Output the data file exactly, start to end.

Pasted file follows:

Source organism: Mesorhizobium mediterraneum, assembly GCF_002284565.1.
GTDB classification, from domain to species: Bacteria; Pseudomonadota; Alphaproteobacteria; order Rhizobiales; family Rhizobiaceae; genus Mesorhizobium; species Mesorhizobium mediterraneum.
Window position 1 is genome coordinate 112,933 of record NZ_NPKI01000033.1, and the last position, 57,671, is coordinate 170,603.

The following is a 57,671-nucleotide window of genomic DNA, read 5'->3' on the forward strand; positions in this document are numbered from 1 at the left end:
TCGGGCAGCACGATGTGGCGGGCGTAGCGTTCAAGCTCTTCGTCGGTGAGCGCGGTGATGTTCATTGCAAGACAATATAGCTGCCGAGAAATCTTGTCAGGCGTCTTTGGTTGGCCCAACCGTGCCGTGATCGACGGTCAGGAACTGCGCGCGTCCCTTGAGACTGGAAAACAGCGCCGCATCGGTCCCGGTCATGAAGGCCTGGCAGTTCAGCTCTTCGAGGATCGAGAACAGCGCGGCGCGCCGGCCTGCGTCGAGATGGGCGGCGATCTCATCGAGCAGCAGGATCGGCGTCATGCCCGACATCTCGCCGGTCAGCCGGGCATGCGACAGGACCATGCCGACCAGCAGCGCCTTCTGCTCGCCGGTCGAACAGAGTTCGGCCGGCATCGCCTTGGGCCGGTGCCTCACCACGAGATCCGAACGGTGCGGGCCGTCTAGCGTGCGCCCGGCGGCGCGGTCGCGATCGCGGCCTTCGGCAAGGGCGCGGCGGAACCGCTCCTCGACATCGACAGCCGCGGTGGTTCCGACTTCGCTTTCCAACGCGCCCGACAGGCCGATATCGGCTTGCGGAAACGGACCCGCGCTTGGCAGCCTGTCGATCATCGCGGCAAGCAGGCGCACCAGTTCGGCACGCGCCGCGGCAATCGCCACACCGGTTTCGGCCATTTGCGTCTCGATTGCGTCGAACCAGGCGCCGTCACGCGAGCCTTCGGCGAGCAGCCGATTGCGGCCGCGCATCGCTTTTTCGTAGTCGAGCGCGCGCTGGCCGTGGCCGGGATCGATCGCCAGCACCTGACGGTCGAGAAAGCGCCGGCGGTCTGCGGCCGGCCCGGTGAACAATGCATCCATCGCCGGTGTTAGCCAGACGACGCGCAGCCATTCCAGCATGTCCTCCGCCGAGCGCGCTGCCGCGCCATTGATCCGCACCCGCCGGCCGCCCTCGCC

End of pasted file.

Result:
Source organism: Mesorhizobium mediterraneum, assembly GCF_002284565.1.
GTDB classification, from domain to species: Bacteria; Pseudomonadota; Alphaproteobacteria; order Rhizobiales; family Rhizobiaceae; genus Mesorhizobium; species Mesorhizobium mediterraneum.
Window position 1 is genome coordinate 112,933 of record NZ_NPKI01000033.1, and the last position, 57,671, is coordinate 170,603.

The following is a 57,671-nucleotide window of genomic DNA, read 5'->3' on the forward strand; positions in this document are numbered from 1 at the left end:
TCGGGCAGCACGATGTGGCGGGCGTAGCGTTCAAGCTCTTCGTCGGTGAGCGCGGTGATGTTCATTGCAAGACAATATAGCTGCCGAGAAATCTTGTCAGGCGTCTTTGGTTGGCCCAACCGTGCCGTGATCGACGGTCAGGAACTGCGCGCGTCCCTTGAGACTGGAAAACAGCGCCGCATCGGTCCCGGTCATGAAGGCCTGGCAGTTCAGCTCTTCGAGGATCGAGAACAGCGCGGCGCGCCGGCCTGCGTCGAGATGGGCGGCGATCTCATCGAGCAGCAGGATCGGCGTCATGCCCGACATCTCGCCGGTCAGCCGGGCATGCGACAGGACCATGCCGACCAGCAGCGCCTTCTGCTCGCCGGTCGAACAGAGTTCGGCCGGCATCGCCTTGGGCCGGTGCCTCACCACGAGATCCGAACGGTGCGGGCCGTCTAGCGTGCGCCCGGCGGCGCGGTCGCGATCGCGGCCTTCGGCAAGGGCGCGGCGGAACCGCTCCTCGACATCGACAGCCGCGGTGGTTCCGACTTCGCTTTCCAACGCGCCCGACAGGCCGATATCGGCTTGCGGAAACGGACCCGCGCTTGGCAGCCTGTCGATCATCGCGGCAAGCAGGCGCACCAGTTCGGCACGCGCCGCGGCAATCGCCACACCGGTTTCGGCCATTTGCGTCTCGATTGCGTCGAACCAGGCGCCGTCACGCGAGCCTTCGGCGAGCAGCCGATTGCGGCCGCGCATCGCTTTTTCGTAGTCGAGCGCGCGCTGGCCGTGGCCGGGATCGATCGCCAGCACCTGACGGTCGAGAAAGCGCCGGCGGTCTGCGGCCGGCCCGGTGAACAATGCATCCATCGCCGGTGTTAGCCAGACGACGCGCAGCCATTCCAGCATGTCCTCCGCCGAGCGCGCTGCCGCGCCATTGATCCGCACCCGCCGGCCGCCCTCGCC